How to Start a Coastal Garden
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Published by TOP4 Team
Nowadays, coastal gardens are evolving into the perfect compliment for the modern house, and are becoming more multi-faceted, adventurous, even exciting. Coastal gardeners are opening up to more diverse plant choices and adding elements such as sculpture and rock features to create drama. The goal is to be low-maintenance yet create a garden that captures the relaxed atmosphere typical of coastline areas while providing a consistently reliable visual delight.
Checking site conditions
Before you get started, it’s extremely important to be aware of the many complex factors that can drastically affect what you plant and how you plant. The right choices will result in rapid and healthy growth and a garden you can be proud of in no time. The main things to consider are:
- Soil: Soil type can vary greatly across an average-sized block, especially in coastal areas. Take a few samples from different areas to get a true idea of pH and the gravel, sand or clay content. Expect to do some basic soil building for best results, as many seaside locations have light-textured, sandy soil.
- Wind and salt: Wind can burn leaves in any location, but on the coast it’s laden with salt, which can destroy many plants quickly. You need to be aware of how brutal this can be on a windy day, given your site’s aspect. If you’re close to the water, then chances are you’re dealing with first-line salt. If you’re set back a bit, or have a few obstacles between you and the water in the form of trees or houses, then you’re in a second-line salt position.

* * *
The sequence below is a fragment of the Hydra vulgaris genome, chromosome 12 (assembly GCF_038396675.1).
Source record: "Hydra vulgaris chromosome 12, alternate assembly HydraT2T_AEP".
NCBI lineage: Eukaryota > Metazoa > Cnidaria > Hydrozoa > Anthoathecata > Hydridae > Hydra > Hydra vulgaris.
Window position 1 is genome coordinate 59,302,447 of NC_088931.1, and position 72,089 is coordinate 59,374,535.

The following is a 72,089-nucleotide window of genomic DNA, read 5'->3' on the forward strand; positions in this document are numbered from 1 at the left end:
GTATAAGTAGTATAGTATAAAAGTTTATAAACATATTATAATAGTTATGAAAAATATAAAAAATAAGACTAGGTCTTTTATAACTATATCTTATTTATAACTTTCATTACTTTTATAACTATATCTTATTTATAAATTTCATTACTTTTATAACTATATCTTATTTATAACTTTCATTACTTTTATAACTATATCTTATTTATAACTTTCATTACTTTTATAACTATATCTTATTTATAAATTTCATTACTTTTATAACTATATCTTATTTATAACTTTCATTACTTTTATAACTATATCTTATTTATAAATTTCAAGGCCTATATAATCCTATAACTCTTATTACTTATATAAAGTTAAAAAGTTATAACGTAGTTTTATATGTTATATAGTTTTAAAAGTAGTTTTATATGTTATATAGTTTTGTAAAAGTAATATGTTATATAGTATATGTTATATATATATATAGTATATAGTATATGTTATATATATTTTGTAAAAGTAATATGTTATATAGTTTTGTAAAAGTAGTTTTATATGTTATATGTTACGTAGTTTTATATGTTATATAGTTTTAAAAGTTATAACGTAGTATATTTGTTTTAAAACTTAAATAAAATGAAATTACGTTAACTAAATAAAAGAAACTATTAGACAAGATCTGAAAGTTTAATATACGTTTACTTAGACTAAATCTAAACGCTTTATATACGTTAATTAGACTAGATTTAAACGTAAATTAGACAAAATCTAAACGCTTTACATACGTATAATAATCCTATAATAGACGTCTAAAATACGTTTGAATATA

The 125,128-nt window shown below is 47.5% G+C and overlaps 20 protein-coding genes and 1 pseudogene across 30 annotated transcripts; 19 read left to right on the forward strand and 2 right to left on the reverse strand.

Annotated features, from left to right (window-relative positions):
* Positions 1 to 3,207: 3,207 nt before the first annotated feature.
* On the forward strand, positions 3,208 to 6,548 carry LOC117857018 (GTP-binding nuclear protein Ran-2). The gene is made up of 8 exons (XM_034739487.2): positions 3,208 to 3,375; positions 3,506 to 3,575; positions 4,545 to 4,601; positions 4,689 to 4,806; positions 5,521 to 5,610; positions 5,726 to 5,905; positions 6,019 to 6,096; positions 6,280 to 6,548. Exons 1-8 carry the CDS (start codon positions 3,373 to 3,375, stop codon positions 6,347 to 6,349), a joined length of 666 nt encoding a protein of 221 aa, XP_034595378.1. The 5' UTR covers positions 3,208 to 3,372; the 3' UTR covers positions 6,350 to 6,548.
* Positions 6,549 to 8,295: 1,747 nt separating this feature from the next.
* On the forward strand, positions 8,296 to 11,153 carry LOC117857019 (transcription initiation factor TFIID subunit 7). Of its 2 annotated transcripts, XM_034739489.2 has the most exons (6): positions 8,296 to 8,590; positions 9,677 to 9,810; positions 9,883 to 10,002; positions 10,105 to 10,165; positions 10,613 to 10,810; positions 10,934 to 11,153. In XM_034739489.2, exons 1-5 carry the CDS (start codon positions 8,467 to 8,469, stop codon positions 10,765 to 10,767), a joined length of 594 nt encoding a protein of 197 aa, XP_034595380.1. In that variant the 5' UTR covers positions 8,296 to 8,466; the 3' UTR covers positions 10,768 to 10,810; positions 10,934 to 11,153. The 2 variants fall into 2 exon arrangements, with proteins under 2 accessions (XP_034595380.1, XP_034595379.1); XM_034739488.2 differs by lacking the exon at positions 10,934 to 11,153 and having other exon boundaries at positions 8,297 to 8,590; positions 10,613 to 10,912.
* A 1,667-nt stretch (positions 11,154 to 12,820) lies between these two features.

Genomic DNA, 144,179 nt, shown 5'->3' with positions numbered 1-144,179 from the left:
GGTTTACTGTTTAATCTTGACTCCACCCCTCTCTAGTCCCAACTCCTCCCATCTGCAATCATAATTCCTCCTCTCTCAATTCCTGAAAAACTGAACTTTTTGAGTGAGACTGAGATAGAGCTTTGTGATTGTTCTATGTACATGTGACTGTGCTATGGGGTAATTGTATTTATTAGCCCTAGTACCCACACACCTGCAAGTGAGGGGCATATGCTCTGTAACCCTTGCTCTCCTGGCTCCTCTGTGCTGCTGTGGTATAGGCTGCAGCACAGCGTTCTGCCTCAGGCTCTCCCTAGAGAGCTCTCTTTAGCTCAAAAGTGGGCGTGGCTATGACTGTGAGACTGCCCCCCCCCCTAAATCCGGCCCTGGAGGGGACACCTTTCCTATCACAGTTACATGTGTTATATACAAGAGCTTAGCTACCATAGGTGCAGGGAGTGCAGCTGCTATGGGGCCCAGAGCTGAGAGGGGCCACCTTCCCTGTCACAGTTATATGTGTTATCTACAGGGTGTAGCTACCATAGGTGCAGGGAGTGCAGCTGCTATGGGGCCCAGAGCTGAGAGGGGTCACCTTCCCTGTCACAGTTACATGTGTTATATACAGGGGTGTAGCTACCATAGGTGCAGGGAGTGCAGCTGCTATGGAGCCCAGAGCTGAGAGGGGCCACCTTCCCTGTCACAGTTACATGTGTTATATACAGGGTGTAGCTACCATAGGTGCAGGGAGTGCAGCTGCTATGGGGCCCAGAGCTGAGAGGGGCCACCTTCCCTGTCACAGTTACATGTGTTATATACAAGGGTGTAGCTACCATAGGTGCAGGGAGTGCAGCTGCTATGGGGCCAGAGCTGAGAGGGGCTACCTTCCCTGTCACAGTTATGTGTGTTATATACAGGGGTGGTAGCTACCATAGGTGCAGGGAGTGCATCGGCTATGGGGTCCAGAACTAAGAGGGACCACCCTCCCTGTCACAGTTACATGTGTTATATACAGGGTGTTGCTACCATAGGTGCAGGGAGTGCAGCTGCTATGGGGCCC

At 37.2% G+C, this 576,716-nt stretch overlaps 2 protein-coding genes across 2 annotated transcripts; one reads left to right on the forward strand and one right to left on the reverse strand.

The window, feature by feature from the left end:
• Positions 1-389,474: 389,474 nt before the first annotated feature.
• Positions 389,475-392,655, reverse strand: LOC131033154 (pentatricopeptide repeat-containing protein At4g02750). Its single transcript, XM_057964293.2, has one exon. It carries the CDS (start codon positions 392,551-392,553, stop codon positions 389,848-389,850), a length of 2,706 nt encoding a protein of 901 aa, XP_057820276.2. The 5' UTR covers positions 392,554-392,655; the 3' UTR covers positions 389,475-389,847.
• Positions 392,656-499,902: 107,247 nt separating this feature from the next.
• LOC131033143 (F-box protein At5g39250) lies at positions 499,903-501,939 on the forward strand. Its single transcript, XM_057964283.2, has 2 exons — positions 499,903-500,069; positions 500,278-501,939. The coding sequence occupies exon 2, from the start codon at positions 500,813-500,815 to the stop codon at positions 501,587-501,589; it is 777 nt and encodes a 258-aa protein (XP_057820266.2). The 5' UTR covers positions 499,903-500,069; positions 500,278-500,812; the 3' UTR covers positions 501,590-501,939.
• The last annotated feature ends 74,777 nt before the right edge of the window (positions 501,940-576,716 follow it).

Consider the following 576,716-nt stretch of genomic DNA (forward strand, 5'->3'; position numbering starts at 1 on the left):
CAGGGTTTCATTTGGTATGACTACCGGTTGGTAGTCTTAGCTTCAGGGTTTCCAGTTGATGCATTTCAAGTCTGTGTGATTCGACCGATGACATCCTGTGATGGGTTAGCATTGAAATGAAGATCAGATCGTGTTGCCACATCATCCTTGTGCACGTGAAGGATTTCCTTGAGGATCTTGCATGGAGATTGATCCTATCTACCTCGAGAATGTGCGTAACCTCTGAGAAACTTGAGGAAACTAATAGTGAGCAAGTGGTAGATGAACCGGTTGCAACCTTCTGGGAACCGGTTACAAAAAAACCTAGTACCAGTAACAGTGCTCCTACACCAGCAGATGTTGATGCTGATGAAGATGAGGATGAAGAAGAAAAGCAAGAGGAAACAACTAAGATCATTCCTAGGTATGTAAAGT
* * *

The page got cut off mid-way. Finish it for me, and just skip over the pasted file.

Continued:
- Neighbourhood: Take a walk around the neighbourhood and see what’s growing well in a similar aspect. Another great indicator is council plantings. They have to survive with no care at all, so a thriving plant on a roundabout may be a great choice for you, especially in a holiday home where there is no one around on a regular basis to provide plant care.
Choosing coastal plants
There’s a huge number of plants to suit any combination of the above site conditions. Planting tightly in groups will give protection in the tender first few weeks and months, and if your coastal garden is also rural, tree guards will keep juicy grasses safe from rabbits. Meanwhile, mulching is a great way to keep weeds at bay, and this makes for less competition with the plants you want to grow.
Emerging garden trends
Most coastal gardens are sympathetic with the architecture of the house they surround and many designs are also affected by the size of the block. A large block may have a lawn as well as rambling native grasses and shrubs, and maybe even a few fruit trees and grapevines -- a sort of minicountry estate.
In planning to put up a coastal garden, remember that you need to work with the conditions you have. Gain more knowledge about gardening as you work with the leading gardening businesses.